As we show in our FAQs, school exclusions and other forms of carceral punishment do not address the harms caused by sexual assault or work to dismantle them in the long term. This is a long-standing area of abolitionist thought and transformative justice work, which has often been led by survivors of sexual violence. We believe in survivor led solutions: which are different from exclusion, which is specifically led by schools, headteachers and governors. We believe that survivors of sexual assault should be empowered to inform and shape what justice looks like for them.

Our approach reflects much of what is detailed in the Department for Education guidance around sexual violence in schools. It is the DfE, not us, who state “a strong preventative education programme will help create an environment in which all children at the school or college are supportive and respectful of their peers when reports of sexual violence or sexual harassment are made” (p41). The DfE is clear that “schools and colleges should work with professionals as required to understand why a child may have abused a peer. It is important to remember that, as a child, any alleged perpetrator is entitled to, deserving of, and should be provided with, a high level of support to help them understand and overcome the reasons for their behaviour and help protect other children by limiting the likelihood of them abusing again” (p38). This approach is also supported by groups campaigning specifically on this issue such as End Violence Against Women.

No More Exclusions condemns, and has always condemned, sexual assault. We stand in solidarity with survivors and have never downplayed the harmful effects of sexual violence. Exclusions are an ineffective tool in dealing with all forms of violence, including sexual violence. The forceful removal of children from their education through exclusion often perpetuates the cycle of violence and cultivates potential for increased psychological and physical harm for young people. Exclusions do not stop people from causing harm, they just move the harm elsewhere. We believe that through behavioural and transformative approaches the root causes of violence and sexual violence can be recognised and treated to ensure positive outcomes for our young people and society as a whole.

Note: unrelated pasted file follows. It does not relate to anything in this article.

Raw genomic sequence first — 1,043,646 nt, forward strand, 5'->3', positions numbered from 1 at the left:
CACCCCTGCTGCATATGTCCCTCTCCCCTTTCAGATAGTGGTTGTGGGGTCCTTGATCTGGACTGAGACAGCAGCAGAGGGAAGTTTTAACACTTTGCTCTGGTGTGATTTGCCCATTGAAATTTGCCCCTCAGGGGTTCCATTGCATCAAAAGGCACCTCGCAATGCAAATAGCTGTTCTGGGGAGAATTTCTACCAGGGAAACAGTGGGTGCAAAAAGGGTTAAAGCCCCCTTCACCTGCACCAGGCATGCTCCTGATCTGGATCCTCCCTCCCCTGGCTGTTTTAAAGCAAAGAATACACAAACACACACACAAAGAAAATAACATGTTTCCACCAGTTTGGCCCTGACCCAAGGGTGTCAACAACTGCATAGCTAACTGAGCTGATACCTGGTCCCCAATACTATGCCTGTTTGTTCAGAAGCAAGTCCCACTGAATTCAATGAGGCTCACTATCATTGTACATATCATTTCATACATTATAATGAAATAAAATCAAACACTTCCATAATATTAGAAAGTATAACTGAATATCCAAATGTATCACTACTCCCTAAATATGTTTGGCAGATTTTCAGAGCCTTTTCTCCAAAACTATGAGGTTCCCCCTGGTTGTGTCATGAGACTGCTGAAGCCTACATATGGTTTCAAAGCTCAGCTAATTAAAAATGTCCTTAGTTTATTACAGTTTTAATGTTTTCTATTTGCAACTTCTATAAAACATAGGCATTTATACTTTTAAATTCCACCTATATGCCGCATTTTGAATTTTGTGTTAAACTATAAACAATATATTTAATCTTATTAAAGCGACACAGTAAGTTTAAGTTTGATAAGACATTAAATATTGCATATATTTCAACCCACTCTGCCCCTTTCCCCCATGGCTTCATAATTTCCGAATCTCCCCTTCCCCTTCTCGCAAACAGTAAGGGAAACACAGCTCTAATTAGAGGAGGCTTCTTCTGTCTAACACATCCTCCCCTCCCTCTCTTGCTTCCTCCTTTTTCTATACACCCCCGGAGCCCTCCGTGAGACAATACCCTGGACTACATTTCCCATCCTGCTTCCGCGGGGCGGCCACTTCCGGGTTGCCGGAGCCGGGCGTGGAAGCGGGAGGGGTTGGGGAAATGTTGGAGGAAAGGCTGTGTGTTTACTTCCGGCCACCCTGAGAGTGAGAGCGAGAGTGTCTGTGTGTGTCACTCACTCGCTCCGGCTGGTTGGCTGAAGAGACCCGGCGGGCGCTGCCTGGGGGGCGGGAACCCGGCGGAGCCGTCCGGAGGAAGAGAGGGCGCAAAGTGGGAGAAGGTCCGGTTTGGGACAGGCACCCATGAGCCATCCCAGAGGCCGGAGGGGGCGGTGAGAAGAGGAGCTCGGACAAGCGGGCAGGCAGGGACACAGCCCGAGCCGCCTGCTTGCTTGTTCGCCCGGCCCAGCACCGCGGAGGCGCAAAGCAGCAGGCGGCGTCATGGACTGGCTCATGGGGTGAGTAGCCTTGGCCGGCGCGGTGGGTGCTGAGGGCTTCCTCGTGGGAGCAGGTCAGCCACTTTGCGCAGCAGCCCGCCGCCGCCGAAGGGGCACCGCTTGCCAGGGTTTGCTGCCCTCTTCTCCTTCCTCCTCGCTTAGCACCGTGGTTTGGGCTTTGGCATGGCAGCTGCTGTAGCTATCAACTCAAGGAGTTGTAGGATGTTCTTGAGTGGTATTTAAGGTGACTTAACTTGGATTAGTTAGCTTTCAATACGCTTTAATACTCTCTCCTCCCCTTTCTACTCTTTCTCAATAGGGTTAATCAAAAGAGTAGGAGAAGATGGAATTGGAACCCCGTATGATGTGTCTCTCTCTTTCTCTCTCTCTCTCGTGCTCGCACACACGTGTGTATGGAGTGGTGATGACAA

The forceful removal of children from their education through exclusion often cultivates potential for increased psychological and physical harm. Exclusions do not stop people from causing harm, they just move the harm elsewhere.

We welcome the help and support of a wide range of people, including those who have experienced the system firsthand, students, teachers, politicians, and academics - of all who believe in an abolitionist future and in transformative justice - to stand in solidarity with us against these attacks and wilful distortions of our work. We will not give ground to those who seek to undermine us. We don’t think schools should be a space where sexual violence occurs, and we find it concerning that so many appear willing to accept that as an inevitability.


Author:

No More Exclusions (@NExclusions)

No More Exclusions is an abolitionist grassroots coalition movement in education focused on racial justice, abolishing exclusions and free quality intensive education for all.